When Chocolate Chip Cookies Are More Nourishing Than Kaleby Elise Museles
My kitchen is the place to be in our house. At a typical meal, there are several burners lit, cutting boards spread out across the counters, and the sound of veggies being sliced and diced. My younger son, Daniel, finds his way to the bar stool to sit and assume his role as the official family taste tester.
You see Daniel never learned to cook on his own. Why would he? After all he has two personal short order chefs: his older brother, Noah, (remember he appeared on the teen episode of the cooking show, Chopped), and his mother (who is a huge believer in the value of home cooked meals). So for fifteen years, Daniel hasn’t had to lift a finger in the kitchen except to move his fork to his mouth.
While this sounds like a rough life, it began to bother Daniel that he was relying on others to “feed” him. He realized that his big bro will be going to college soon, and since Daniel is a pretty independent guy, he started asking me where to begin in the kitchen. My Kale Salad and Turkey Burger suggestions didn’t exactly fly. Smoothies were a consideration…and then without thinking, I just blurted out, “how about some cookies?” He liked that.
Daniel took his role quite seriously, rummaging through our library of cookbooks to come up with the perfect cookies to make. He worked diligently, weighing the chocolate to be precise and forming neat circles with the dough before putting the finishing touches on as he made indentations on top with the fork. Impressive.
Within 45 minutes start to finish, our house smelled of freshly baked chocolate chip cookies. Butter. Sugar. Eggs. White flour…and all. Yep. I allowed him to make “real” cookies, as my kids call them. (Okay…I tried with the vegan, gluten free and sugar free versions, but only one person in the house ate them…and that happened to be me.)
As Daniel pulled out his gooey hot cookies, you could sense his pride. While making delicious homemade baked treats may not necessarily be a big feat for a teenage boy, it encouraged Daniel to feel like there was hope for him in the kitchen and inspired him to explore further.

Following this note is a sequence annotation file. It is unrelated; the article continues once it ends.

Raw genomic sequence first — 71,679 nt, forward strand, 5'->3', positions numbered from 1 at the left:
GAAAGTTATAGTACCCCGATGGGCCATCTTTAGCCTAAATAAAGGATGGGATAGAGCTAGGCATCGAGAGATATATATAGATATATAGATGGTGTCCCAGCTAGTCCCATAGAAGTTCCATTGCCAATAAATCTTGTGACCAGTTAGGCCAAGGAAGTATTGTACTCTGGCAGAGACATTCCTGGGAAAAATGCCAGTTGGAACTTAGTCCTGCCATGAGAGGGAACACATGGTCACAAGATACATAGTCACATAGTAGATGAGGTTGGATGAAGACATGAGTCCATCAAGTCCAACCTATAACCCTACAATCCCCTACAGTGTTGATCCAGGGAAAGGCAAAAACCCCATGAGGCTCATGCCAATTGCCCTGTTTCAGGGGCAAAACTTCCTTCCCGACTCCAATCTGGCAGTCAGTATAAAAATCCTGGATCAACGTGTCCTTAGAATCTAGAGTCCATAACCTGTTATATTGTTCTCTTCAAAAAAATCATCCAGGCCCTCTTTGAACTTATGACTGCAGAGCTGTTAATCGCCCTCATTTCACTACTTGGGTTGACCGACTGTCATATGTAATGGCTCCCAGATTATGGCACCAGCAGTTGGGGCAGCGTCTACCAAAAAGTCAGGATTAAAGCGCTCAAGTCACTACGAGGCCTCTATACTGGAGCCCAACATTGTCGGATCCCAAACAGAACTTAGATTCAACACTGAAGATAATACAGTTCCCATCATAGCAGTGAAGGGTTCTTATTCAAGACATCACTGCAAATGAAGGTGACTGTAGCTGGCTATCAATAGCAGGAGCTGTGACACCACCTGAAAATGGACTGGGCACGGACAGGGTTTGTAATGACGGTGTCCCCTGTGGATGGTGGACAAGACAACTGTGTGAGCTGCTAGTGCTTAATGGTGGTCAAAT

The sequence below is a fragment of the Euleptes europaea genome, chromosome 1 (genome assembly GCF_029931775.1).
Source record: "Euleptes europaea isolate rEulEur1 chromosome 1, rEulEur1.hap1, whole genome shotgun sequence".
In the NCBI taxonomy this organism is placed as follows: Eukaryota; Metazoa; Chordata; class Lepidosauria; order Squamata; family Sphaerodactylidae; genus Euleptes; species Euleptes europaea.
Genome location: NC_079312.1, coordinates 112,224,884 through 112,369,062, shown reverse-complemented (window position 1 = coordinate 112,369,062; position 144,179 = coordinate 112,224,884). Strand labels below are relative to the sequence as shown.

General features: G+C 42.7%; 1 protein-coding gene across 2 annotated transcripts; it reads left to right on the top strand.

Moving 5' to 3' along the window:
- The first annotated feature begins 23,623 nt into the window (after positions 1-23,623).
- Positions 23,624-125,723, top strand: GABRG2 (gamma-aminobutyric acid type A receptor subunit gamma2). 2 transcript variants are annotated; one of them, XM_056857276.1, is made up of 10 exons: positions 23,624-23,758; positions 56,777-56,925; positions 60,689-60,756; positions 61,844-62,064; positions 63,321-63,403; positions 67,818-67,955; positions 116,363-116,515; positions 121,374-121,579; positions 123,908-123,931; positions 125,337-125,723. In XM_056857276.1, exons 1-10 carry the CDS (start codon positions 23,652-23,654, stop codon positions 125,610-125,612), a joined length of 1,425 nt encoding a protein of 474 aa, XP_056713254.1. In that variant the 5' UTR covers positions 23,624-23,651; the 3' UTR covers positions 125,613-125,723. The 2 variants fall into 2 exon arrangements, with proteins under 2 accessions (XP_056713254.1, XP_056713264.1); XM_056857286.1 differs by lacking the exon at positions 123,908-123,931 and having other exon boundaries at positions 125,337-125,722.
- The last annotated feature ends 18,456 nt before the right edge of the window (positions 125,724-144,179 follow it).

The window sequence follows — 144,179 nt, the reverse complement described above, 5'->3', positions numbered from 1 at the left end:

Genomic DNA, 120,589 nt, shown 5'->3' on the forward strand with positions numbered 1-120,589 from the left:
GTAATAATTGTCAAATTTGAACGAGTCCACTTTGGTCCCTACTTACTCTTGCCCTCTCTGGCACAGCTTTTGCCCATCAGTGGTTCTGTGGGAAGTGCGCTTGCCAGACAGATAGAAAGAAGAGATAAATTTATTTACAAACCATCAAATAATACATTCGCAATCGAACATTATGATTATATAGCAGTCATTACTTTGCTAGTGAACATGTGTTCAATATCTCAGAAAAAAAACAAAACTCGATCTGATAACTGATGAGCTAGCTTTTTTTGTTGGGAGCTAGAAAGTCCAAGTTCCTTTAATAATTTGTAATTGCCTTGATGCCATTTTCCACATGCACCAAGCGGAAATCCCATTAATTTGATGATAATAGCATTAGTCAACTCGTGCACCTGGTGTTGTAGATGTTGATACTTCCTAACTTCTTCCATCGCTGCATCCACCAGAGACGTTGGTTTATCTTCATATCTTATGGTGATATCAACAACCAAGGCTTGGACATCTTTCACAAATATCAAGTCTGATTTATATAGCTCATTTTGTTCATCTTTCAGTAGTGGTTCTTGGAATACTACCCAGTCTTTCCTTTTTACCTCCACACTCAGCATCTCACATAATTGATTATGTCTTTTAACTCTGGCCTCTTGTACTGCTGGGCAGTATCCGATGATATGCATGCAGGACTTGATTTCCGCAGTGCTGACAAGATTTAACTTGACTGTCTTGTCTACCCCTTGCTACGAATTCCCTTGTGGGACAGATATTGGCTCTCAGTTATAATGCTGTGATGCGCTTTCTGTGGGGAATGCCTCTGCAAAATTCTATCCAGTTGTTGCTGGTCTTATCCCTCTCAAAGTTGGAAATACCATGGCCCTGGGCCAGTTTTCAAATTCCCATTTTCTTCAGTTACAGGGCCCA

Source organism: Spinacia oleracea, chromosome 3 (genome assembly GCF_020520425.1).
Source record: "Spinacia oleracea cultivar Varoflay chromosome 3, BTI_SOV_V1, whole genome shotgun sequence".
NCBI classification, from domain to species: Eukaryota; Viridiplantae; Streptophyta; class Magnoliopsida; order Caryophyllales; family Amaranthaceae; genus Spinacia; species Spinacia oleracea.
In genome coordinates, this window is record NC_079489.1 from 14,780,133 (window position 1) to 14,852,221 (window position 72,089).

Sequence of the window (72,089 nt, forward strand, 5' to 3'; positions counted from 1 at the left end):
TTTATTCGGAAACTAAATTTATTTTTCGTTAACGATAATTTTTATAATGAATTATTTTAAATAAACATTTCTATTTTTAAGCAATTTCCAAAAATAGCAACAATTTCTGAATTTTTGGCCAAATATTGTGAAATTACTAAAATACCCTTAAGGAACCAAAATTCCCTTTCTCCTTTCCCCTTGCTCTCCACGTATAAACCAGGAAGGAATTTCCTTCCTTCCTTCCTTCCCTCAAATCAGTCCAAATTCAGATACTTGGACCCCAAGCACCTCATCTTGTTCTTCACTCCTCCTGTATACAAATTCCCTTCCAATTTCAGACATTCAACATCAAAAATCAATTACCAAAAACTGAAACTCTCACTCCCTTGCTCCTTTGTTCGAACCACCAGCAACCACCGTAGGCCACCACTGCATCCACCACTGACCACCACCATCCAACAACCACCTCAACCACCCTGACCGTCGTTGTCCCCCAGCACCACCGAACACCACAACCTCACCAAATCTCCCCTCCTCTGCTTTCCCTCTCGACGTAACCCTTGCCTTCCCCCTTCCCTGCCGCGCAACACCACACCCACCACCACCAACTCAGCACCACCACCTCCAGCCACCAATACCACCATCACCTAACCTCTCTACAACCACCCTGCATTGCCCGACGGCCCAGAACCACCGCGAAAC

The chocolate chip cookies became quesadillas, which became a post-workout smoothie, which became a snowstorm lazy breakfast of eggs topped with black beans, fresh avocado slices and a dash of hot sauce. Suddenly, Daniel felt empowered being able to feed and take care of himself on such a basic level. By making his own healthy meals and snacks without relying on anyone else to do it for him, Daniel gained confidence and independence, both in and out of the kitchen.
EMBRACE BABY STEPS
Do you ever have a desire to do something but feel like it is too daunting or just not attainable? Maybe, like Daniel, you want to become more adept in the kitchen but get overwhelmed with the thought of grocery lists, recipes and food prep. Maybe you want to write a book but the only thing you write now is your long to-do list. Perhaps you want to run in a race but the last time you set foot on a trail was back in the days of the Sony Walkman. It doesn’t matter what outcome you desire, you just need to break it down into bite-size pieces to get there. And with each small step, you get closer and closer to that vision.
When you only focus on the “big goal”, you not only miss out on the process of attaining it, but you also potentially set yourself up for failure. When you break it down into “mini goals”, you feel empowered and encouraged along the way. And you also experience the joy in the small victories.
Am I holding my breath for a tray of kale chips next? Not really. That first batch of chocolate chip cookies provided more nourishment than any amount of green smoothie, bowl of broccoli or colorful kale salad could ever deliver.
Question of the day: Do you ever set mini-goals as you work towards a bigger vision? As always, share your strategies & insights below.